Cashing in: Lawmakers subsidize businesses, then work for them

Reuters

Article Highlights

  • This is the way of Washington. Use public power to subsidize an industry, then go to work for that industry.

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  • In the 2009, Sen. Dorgan published a clean-coal study, calling for $110B to $450B in gov. support over 25 years.

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Byron Dorgan, when he was a U.S. senator, directed taxpayer money to clean-coal research. Elizabeth Gore, Dorgan's chief of staff at the time, registered last week as a lobbyist for the clean-coal industry.

This is a standard way to make it in Washington: subsidize an industry with taxpayer money, and then cash out to take that industry's money as a lobbyist or consultant.

Dorgan was chairman of the Appropriations Committee's energy subcommittee late last decade. In that role, he championed funding the Illinois-based "FutureGen" program -- a massive demonstration project in "clean coal" technologies, such as capturing and storing the emissions of coal burning, or making coal burn more cleanly.

In 2009, Dorgan announced a separate $3.66 million in federal funding for "clean coal research and development" at the Energy and Environmental Research Center at the University of North Dakota.

In the fall of 2009, Dorgan published a study on clean coal, calling for $110 billion to $450 billion in government support for clean-coal over 25 years. Dorgan's report suggested "Annual Appropriations...; Investment Tax Credits; Production Tax Credits/CO2 Sequestration Credits...; Direct Cash Payments; Federal Loan Guarantees," and a "Federal Financing Bank" to subsidize clean coal.

As Dorgan fought to save FutureGen, won the $3.66 million earmark and developed the study advocating hundreds of billions in subsidies, Gore was his chief of staff. In September 2010, in Dorgan's last few months in the Senate, Gore joined the lobbying firm Brownstein Hyatt Farber Schreck.

Last week, Brownstein Hyatt filed a lobbying registration on behalf of the American Coalition for Clean Coal Electricity, which had long lobbied for all of the positions Dorgan advanced. Gore is one of the lobbyists on the account, according to the filing.

There's no reason to posit bad motives. If Dorgan and Gore think clean coal is good for the environment and the economy, then it's natural that they (as big-government Democrats) would subsidize it. Also, Gore is probably happy to get paid to support an industry she thinks will help the country.

Finally, there's nothing out of the ordinary about Gore's path. This subsidize-them-then-work-for-them maneuver is standard operating procedure in Washington.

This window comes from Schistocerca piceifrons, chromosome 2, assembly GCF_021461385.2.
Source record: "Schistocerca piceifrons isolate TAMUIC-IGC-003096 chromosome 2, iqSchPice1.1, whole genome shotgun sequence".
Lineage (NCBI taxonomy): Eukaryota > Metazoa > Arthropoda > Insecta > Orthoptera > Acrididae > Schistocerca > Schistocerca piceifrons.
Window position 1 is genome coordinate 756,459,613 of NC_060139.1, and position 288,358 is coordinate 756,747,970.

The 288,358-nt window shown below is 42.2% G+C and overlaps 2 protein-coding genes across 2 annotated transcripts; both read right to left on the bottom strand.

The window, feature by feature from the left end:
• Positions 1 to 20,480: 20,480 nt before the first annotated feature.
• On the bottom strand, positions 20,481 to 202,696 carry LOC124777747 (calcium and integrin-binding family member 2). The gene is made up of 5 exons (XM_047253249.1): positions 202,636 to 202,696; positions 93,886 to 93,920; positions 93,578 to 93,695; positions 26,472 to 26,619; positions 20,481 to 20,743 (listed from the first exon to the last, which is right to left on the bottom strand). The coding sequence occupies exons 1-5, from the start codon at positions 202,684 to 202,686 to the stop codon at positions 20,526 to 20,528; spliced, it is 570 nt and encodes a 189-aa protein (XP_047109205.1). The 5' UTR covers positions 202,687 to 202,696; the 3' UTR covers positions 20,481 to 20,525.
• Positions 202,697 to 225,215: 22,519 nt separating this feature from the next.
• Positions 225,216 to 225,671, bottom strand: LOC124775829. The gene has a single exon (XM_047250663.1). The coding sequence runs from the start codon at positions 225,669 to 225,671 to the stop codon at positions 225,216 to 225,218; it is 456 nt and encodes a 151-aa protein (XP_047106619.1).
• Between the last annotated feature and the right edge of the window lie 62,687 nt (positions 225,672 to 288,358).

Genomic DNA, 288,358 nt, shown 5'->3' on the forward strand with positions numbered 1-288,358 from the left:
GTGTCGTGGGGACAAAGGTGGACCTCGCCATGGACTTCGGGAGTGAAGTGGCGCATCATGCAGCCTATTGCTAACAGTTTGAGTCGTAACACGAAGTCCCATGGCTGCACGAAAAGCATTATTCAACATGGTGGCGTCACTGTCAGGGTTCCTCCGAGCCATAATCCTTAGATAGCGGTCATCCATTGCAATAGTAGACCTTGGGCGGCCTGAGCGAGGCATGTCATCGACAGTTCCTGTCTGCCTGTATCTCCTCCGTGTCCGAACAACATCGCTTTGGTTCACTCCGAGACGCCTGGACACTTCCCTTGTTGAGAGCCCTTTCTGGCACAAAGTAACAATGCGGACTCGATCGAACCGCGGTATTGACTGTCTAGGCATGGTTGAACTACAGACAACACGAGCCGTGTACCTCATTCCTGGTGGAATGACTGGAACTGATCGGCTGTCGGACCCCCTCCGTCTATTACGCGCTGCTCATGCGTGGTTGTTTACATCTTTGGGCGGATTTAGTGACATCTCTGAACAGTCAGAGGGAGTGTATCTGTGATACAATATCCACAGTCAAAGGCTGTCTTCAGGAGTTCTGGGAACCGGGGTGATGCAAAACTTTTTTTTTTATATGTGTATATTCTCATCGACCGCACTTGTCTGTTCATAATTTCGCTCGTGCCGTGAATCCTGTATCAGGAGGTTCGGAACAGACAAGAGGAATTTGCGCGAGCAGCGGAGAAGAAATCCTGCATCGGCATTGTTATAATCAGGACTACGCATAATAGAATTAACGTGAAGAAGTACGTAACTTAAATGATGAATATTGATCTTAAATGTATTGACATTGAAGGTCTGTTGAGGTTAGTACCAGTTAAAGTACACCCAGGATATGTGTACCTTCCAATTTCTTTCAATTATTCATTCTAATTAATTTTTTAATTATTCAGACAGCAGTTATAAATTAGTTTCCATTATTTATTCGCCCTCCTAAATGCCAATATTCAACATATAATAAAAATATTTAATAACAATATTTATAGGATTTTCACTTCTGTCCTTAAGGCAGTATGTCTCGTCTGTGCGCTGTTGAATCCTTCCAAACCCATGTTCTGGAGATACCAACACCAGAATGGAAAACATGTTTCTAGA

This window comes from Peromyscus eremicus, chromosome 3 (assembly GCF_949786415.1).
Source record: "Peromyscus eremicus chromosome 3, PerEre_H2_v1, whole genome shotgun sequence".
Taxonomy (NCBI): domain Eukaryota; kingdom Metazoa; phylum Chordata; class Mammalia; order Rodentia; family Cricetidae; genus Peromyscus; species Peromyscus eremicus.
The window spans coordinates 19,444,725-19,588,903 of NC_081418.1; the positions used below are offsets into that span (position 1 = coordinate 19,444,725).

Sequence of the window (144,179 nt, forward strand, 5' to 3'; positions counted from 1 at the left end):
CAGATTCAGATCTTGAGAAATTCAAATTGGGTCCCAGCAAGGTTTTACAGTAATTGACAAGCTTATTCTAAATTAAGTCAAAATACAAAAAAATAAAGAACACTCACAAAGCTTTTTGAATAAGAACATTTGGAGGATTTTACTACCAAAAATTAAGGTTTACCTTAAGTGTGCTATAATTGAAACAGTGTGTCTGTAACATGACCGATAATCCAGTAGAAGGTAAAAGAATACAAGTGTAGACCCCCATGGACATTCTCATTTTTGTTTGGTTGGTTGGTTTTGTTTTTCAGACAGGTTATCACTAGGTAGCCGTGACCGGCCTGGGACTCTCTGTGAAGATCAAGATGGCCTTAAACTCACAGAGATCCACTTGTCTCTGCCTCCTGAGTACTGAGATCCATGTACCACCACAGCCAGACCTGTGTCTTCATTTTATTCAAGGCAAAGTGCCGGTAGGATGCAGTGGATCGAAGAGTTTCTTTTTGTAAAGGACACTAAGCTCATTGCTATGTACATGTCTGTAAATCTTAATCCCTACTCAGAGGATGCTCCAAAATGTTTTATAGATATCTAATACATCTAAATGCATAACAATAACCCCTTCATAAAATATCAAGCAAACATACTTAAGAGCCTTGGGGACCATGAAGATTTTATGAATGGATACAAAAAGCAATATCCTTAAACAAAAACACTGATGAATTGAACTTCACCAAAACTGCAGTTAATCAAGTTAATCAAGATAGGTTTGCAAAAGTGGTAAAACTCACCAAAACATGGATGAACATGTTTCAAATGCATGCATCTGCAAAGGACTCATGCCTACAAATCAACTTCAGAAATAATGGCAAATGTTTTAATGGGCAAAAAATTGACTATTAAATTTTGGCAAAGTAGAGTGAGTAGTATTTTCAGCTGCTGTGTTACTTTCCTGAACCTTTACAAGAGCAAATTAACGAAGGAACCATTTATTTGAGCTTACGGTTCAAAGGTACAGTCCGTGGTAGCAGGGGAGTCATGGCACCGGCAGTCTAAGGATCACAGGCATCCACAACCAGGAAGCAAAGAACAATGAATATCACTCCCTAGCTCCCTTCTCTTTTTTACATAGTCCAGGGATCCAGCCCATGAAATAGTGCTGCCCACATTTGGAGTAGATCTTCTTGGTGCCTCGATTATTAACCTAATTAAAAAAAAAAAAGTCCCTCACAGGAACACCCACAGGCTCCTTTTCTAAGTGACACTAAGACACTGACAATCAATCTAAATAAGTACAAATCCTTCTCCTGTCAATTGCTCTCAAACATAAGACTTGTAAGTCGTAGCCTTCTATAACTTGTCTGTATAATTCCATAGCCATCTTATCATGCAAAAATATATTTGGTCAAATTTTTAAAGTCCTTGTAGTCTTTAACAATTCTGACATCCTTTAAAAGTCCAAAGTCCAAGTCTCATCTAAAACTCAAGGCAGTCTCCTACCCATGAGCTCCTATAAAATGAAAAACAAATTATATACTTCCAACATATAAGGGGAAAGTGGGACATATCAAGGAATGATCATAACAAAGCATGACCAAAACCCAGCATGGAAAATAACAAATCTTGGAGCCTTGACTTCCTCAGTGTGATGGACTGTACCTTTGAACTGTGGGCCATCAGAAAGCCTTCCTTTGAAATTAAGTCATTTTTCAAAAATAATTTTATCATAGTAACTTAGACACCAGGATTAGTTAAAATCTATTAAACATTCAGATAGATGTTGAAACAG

Judd Gregg, as a Republican senator in 2008, played a central role in crafting and passing the Troubled Asset Relief Program -- the Great Wall Street Bailout. When he retired, Gregg called TARP "the most significant thing that's happened in the last 5 to 10 years."

In late May, Gregg took a new, very lucrative job as head of the Securities Industry and Financial Markets Association -- the largest lobby for Wall Street.

You can find similar stories anywhere you look.

After helping craft the 2003 bill expanding Medicare to subsidize prescription drugs, House Commerce Committee Chairman Billy Tauzin announced he was retiring from Congress. Before his term even finished, Tauzin, a Republican, had taken a job as top lobbyist for the drug industry group, Pharmaceutical Research and Manufacturers of America.

A decade later, the congressmen, Hill staffers and administration officials who shaped and passed Obamacare followed the same path.

Take Liz Engel, who was the White House's health-care liaison to Capitol Hill during the crafting of Obamacare. The final bill made federal subsidies available to abortion providers. Engel, after helping pass Obamacare, became a lobbyist at Glover Park Group, where her first registered lobbying client was Planned Parenthood, the nation's leading abortion provider.

Obamacare created a federal subsidy for long-term care, such as nursing homes. One Ted Kennedy aide, Connie Garner, played a central role in drafting that provision. A few weeks after the bill passed, Garner announced she was leaving Congress to become CEO of a lobby organization supported by "aging, disability, unions and providers" to help implement the program. Of course, "providers" means the long-term care companies which would pocket the subsidies. (Obamacare's long-term-care subsidies have since been repealed.)

Lobbyist Bill Delahunt used to be a Democratic congressman. Last year, the New York Times reported on the various interests paying lobbyist Delahunt that Congressman Delahunt had once enriched with earmarks and the like.

"[T]he Delahunt Group," wrote the Times's Eric Lichtblau, "stands to collect $90,000 or more for six months of work from the town of Hull, on Massachusetts Bay, with 80 percent of it coming from the pot of money he created through a pair of Energy Department grants in his final term in office."

This is the way of Washington. Use public power to subsidize an industry, then go to work for that industry.

 

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About the Author

 

Timothy P.
Carney
  • Timothy P. Carney helps direct AEI’s Culture of Competition Project, which examines barriers to competition in all areas of American life, from the economy to the world of ideas. Carney has over a decade of experience as a journalist covering the intersection of politics and economics. His work at AEI focuses on how to reinvigorate a competitive culture in America in which all can reap the benefits of a fair economy.


     


    Follow Timothy Carney on Twitter.

  • Email: timothy.carney@aei.org

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